U.S. President Barack Obama has promised to do "what is necessary" to keep Iran from obtaining nuclear weapons.
Obama made the comment at a joint press conference with Israeli Prime Minister Benjamin Netanyahu in Jerusalem on March 20 on his first official visit to Israel.
Obama said that while diplomacy was the preferred course of action, "all options are on the table."
"We agree that a nuclear-armed Iran would be a threat to the region, a threat to the world and potentially an existential threat to Israel. And we agree on our goal. We do not have a policy of containment when it comes to a nuclear Iran. Our policy is to prevent Iran from acquiring a nuclear weapon," Obama said.
"We prefer to resolve this diplomatically. And there is still time to do so. Iran's leaders must understand, however, that they have to meet their international obligations. And meanwhile the international community will continue to increase the pressure on the Iranian government."
Obama said he did not expect Israel to defer to Washington on the question of whether to order military action against Iranian targets.
Obama noted that Israel's relative geographic proximity to Iran would naturally give it a different perspective on the threat compared with Washington.
Netanyahu said he was "absolutely convinced" that Obama was determined to prevent Iran from developing nuclear weapons, but added that Israel "cannot cede the right to defend ourselves to others."
"We have different vulnerabilities, obviously and different capabilities. We take that into account. But what we do maintain -- and the president [Obama], I think, is the first to do so -- is that Israel has a right to independently defend itself against any threat, including the Iranian threat," Netanyahu said.
The Israeli leader said that he and Obama agreed that it would take Iran about a year to make a nuclear weapon if it tried to do so.
'No Greater Friend'
Following talks with Israeli President Shimon Peres earlier in the day, Obama said Israel would have "no greater friend than the United States."
Peres said Israel trusted the U.S. policy to prevent Iran from obtaining a nuclear weapon.
"The greatest danger is a nuclear Iran -- so you said, so you do. We trust your policy, which calls to try by nonmilitary means [to stop Iran from developing nuclear weapons] with a clear statement that [all] other options remain on the table," Peres said at a joint press conference with Obama in Jerusalem.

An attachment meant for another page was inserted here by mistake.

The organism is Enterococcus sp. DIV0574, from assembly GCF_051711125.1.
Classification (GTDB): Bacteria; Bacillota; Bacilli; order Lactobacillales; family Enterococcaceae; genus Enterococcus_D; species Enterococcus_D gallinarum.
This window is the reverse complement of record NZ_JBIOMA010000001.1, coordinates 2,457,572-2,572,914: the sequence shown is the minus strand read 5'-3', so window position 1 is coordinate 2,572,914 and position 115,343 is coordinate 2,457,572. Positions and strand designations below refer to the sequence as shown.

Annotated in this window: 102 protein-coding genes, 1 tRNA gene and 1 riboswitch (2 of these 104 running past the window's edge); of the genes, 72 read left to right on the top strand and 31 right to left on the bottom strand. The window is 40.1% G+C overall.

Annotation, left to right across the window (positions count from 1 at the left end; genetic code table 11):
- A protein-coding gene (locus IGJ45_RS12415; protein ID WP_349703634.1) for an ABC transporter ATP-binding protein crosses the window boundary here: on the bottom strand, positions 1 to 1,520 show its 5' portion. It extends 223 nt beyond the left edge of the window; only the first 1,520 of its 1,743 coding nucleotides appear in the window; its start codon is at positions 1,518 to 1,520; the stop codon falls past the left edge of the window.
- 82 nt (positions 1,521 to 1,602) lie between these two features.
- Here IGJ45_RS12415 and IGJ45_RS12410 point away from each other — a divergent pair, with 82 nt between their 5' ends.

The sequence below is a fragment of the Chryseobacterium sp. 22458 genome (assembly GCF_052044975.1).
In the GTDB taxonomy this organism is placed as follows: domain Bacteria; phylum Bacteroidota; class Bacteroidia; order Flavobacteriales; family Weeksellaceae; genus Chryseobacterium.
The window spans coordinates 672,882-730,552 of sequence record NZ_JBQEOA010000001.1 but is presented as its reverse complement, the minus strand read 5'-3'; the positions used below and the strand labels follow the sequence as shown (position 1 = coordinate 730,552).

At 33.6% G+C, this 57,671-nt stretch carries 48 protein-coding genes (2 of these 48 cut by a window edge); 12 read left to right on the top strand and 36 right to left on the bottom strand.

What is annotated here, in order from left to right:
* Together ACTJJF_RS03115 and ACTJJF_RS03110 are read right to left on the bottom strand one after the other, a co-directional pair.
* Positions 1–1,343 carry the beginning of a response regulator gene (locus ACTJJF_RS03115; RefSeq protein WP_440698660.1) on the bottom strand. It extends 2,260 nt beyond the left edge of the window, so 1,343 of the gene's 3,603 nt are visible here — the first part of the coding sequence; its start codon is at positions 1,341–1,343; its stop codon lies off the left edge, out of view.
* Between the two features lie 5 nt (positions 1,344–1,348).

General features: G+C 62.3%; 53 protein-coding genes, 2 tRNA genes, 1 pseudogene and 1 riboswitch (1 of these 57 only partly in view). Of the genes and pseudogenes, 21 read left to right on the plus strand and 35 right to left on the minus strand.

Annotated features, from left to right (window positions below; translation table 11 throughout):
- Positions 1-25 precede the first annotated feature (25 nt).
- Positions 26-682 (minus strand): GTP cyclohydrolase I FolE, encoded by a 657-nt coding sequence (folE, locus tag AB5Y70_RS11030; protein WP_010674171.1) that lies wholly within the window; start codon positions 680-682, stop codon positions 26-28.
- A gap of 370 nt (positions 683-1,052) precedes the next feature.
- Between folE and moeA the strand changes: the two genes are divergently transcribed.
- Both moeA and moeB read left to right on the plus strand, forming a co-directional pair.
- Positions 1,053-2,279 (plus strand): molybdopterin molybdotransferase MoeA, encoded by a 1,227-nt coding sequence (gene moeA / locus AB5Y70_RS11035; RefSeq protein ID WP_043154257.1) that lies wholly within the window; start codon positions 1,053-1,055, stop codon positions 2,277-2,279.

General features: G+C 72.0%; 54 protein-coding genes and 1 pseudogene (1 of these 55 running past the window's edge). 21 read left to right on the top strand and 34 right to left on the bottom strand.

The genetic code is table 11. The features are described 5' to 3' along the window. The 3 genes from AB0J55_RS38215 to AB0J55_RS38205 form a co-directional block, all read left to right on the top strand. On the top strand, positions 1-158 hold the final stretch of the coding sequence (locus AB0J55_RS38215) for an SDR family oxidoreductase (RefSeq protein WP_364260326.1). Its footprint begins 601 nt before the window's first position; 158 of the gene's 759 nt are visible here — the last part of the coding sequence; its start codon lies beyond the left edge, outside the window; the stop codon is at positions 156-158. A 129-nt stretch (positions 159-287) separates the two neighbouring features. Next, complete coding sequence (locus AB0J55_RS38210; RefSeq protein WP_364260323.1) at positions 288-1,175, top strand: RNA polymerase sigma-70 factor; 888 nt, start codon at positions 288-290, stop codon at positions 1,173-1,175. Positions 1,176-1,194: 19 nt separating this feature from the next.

"You have made it clear that your intention is not to contain but to prevent."
Peres also cited the Palestinian militant movement Hamas and Lebanon's Shi'ite group Hizballah as threats to Israel.
On Syria, Peres said the country's stockpile of chemical weapons must not be allowed to fall into the hands of terrorist groups.
Obama said the United States was investigating whether chemical weapons were used
in an attack in Syria.
But he said he was deeply skeptical of claims by the Syrian government that rebels fighting President Bashar al-Assad's regime had used chemical weapons in a March 19 attack.
Obama told the press conference that his administration will pursue a Mideast peace that would allow residents of the Jewish state to live in peace and free from the threat of terror.
"I reaffirmed to President Peres -- as I will throughout my visit -- that in this work, the state of Israel will have no greater friend than the United States," he said.
"And the work that we do in our time, it may get more likely, that the children that we saw today alongside children throughout the region have the opportunity for security and peace and prosperity."
At the start of his first official visit to Israel earlier in the day, Obama stated that U.S. commitment to the security of the Jewish state was unbreakable.
Speaking at Tel Aviv's Ben Gurion International Airport, Obama said, "I am confident in declaring that our alliance is eternal, is forever."
Analysts say Obama's visit is meant to counter Israel's skepticism about his commitment to the U.S.-Israeli partnership.
With reporting by Reuters, AP, and AFP